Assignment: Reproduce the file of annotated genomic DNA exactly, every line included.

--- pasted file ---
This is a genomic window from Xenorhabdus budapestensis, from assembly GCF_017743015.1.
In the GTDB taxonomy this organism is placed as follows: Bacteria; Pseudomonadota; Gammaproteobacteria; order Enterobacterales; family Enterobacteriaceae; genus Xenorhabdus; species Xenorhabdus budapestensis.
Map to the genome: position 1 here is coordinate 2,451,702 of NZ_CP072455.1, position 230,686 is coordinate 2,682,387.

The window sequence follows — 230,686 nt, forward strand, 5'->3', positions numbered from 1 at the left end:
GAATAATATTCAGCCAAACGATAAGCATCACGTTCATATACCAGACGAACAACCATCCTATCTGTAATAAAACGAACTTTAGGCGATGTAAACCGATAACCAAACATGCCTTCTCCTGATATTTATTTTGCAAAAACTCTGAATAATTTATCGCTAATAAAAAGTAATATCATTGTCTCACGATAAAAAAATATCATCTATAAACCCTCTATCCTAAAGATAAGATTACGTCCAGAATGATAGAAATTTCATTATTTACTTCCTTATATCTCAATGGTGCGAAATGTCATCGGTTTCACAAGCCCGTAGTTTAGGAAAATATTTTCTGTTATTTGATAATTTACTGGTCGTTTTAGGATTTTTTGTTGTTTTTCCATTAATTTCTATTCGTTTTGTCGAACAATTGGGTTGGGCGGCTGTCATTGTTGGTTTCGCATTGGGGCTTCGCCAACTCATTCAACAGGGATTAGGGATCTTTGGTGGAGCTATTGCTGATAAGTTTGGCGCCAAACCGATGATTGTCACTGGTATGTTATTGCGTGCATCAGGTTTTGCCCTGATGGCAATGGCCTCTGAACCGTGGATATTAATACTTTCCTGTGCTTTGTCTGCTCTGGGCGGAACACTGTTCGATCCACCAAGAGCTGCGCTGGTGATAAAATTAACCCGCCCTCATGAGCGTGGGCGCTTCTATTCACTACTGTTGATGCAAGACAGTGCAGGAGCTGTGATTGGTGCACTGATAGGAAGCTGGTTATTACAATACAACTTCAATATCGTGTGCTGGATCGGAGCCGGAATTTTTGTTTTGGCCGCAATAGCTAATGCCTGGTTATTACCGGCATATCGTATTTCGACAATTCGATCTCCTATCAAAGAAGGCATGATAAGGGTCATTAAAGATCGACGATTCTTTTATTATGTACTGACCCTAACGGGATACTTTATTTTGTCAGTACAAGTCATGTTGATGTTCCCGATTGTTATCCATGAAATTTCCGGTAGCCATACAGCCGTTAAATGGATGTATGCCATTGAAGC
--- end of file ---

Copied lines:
This is a genomic window from Xenorhabdus budapestensis, from assembly GCF_017743015.1.
In the GTDB taxonomy this organism is placed as follows: Bacteria; Pseudomonadota; Gammaproteobacteria; order Enterobacterales; family Enterobacteriaceae; genus Xenorhabdus; species Xenorhabdus budapestensis.
Map to the genome: position 1 here is coordinate 2,451,702 of NZ_CP072455.1, position 230,686 is coordinate 2,682,387.

The window sequence follows — 230,686 nt, forward strand, 5'->3', positions numbered from 1 at the left end:
GAATAATATTCAGCCAAACGATAAGCATCACGTTCATATACCAGACGAACAACCATCCTATCTGTAATAAAACGAACTTTAGGCGATGTAAACCGATAACCAAACATGCCTTCTCCTGATATTTATTTTGCAAAAACTCTGAATAATTTATCGCTAATAAAAAGTAATATCATTGTCTCACGATAAAAAAATATCATCTATAAACCCTCTATCCTAAAGATAAGATTACGTCCAGAATGATAGAAATTTCATTATTTACTTCCTTATATCTCAATGGTGCGAAATGTCATCGGTTTCACAAGCCCGTAGTTTAGGAAAATATTTTCTGTTATTTGATAATTTACTGGTCGTTTTAGGATTTTTTGTTGTTTTTCCATTAATTTCTATTCGTTTTGTCGAACAATTGGGTTGGGCGGCTGTCATTGTTGGTTTCGCATTGGGGCTTCGCCAACTCATTCAACAGGGATTAGGGATCTTTGGTGGAGCTATTGCTGATAAGTTTGGCGCCAAACCGATGATTGTCACTGGTATGTTATTGCGTGCATCAGGTTTTGCCCTGATGGCAATGGCCTCTGAACCGTGGATATTAATACTTTCCTGTGCTTTGTCTGCTCTGGGCGGAACACTGTTCGATCCACCAAGAGCTGCGCTGGTGATAAAATTAACCCGCCCTCATGAGCGTGGGCGCTTCTATTCACTACTGTTGATGCAAGACAGTGCAGGAGCTGTGATTGGTGCACTGATAGGAAGCTGGTTATTACAATACAACTTCAATATCGTGTGCTGGATCGGAGCCGGAATTTTTGTTTTGGCCGCAATAGCTAATGCCTGGTTATTACCGGCATATCGTATTTCGACAATTCGATCTCCTATCAAAGAAGGCATGATAAGGGTCATTAAAGATCGACGATTCTTTTATTATGTACTGACCCTAACGGGATACTTTATTTTGTCAGTACAAGTCATGTTGATGTTCCCGATTGTTATCCATGAAATTTCCGGTAGCCATACAGCCGTTAAATGGATGTATGCCATTGAAGC